Balance that against the consideration the data has obvious potential use cases: "You're using an OSM powered mobile app to find the nearest pizza take-away, and oh look we have the phone number too. let's order pizza!" Compared with some of the other tagging we do, phone numbers are pretty useful!
This is sort of a moot point anyway, because people will map phone numbers. I guess it's just a question of whether we encourage people to do so. Like anything I'd encourage mappers to think a bit about the data they're putting in. How much effort are you spending which could be better spent elsewhere? Personally I stick phone numbers of shops into the database if I happen to have captured that from their shop sign in my photo mapping. I don't go searching for phone numbers off websites.
-- Harry Wood 18:39, 14 October 2010 (BST)
The solution is easy: There are open yellow pages, that take care of phone numbers. We could link to them without losing comfort for the user, and the open yellow pages should have the means to keep numbers correct. Unfortunately the service is not worldwide, as it seems. So linking to the business website should help to find the non reduntant, up to date phone number ! --Lulu-Ann 11:13, 15 October 2010 (BST)
A few days ago, together with a friend of mine we decided to order from a local Pizzeria. Sadly we had no flyer and they have no website!
Also there was no POI in OSM, so right now I have their flyer in front of me. There's contact information as well as the opening_hours. I just created the POI and added all the data from their flyer. If it happens again that someone wants to call for pizza he may find the data in OSM.
To add contact-data to an POI you have to digg into the wiki and find out how. Once you have done that you won't upload the POI until you've double-rechecked it. I totally agree with Harry Wood; We don't know the potential of our mapping yet; When there's no data, no developer would try to make a mobile App for it^^ and without contact-data added to the POI it's like "Oh cool, there's a pizzeria o.x" and nobody will see the advantage in OSM. --DerKuchen 10:50, 18 October 2010 (BST)
If a pizza service has no website, they deserve to fail. There is no reason why OSM should help them by storing their essential data in the OSM database instead they create a website for themselves. THIS IS NOT OUR JOB --Lulu-Ann 15:36, 18 October 2010 (BST)
Of course it is not our job, but not every little pizza service has to have its own website. Most of them will be known to the local people, and other people can at least use OSM to find (and maybe contact) them. You can't deny that there are advantages with storing such contact information in OSM, but there are also the mentioned disadvantages, of course. --Scai 16:22, 18 October 2010 (BST)
...And in my opinion the advantages clearly outrun the disadvantages! Besides What is our Job? is some kind of philosophical question... --User:DerKuchen
I feel phone number, if in osm at all, should be sourced and matched from an updated source (e.g. the phone directory), not entered by hand. If they are entered by hand that should be a temporary "override" or "correction" record which eventually will be challenged or validated against the primary source (e.g. phone company records). Brycenesbitt 16:53, 31 October 2010 (UTC)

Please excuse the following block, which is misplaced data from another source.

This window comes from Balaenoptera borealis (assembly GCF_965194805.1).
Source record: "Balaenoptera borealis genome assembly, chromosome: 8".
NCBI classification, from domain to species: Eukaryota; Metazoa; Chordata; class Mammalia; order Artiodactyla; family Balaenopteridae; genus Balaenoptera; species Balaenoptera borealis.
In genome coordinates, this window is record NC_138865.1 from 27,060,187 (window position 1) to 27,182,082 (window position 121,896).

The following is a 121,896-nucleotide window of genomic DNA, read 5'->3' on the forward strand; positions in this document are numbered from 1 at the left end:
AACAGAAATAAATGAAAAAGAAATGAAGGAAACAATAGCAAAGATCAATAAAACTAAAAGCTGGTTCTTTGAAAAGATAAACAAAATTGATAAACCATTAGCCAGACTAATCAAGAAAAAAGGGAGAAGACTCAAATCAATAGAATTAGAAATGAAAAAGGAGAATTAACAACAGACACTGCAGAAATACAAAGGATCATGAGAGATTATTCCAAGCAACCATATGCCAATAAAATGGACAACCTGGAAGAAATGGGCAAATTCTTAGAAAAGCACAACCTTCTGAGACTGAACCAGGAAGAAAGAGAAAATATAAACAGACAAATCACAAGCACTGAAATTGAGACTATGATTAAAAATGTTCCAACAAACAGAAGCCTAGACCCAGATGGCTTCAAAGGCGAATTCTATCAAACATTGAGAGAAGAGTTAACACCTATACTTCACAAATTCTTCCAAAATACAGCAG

Well it would be good to "challenge or validate against a primary source", but phone books and phone number databases are mostly not released as open data. So it's the same situation as other map data. If we can get our hands on public domain phone number databases, e.g. in a particular area, then we have an interesting question about whether to import (given that it's not clear we want to be holding this data anyway), and also how to import updates, and how to take account of modifications which may be a correction to the "official" dataset (because while a database may have a better accuracy rate, it's unlikely to be perfect and so post-import edits may well be corrections) Actually these are all familiar dilemmas seen already for other types of data. -- Harry Wood 19:24, 13 June 2011 (BST)
We should not copy the data, we sould *link* to the free source. --Lulu-Ann 15:12, 2 August 2011 (BST)
This only works with an open phone database. Links to websites will probably break faster than phone numbers. --Scai 15:47, 26 April 2012 (BST)
+1000 for Lulu-Ann arguments. OSM is a geodatabase, not an open yellow page project. --Pieren 13:27, 26 April 2012 (BST)
Hi guys, I came accross this page by looking for a way to identify phone numbers in OSM data. I am planning to switch my mobile app to using OSM data in the next update, but the lack of phone numbers is a major concern for me. Users will not be able to contact the business, especially if they are off-line and have no means of opening the business' website. Given the chance for having wrong numbers (say 1 out of 10), when out on the road with no Internet access, I would much rather have a 9 out of 10 chance of being able to reach the business than not have any chance at all (i.e. when there is no phone number). Currently I am debating if I should hold my transition to OSM until I can implement a secondary provider to use for cross referencing OSM points of interest with phone numbers and pictures. Just my 2 cents. --Livecarmap 21:36, 9 June 2012 (BST)
I fully agree with you. --Scai 21:26, 9 June 2012 (BST)
I also agree - and this wiki talk page really doesn't matter. People will map the phone numbers, or they won't. The dozen vocal editors on the wiki talk page won't even be seen by the greatest majority of the hundreds of thousands of editors, much less be able to persuade them not to do what they think is useful. So I'd say, just go ahead and use the phone data, and then let your users decide if it's useful to them or not. --mnalis 07:07, 18 July 2012 (BST)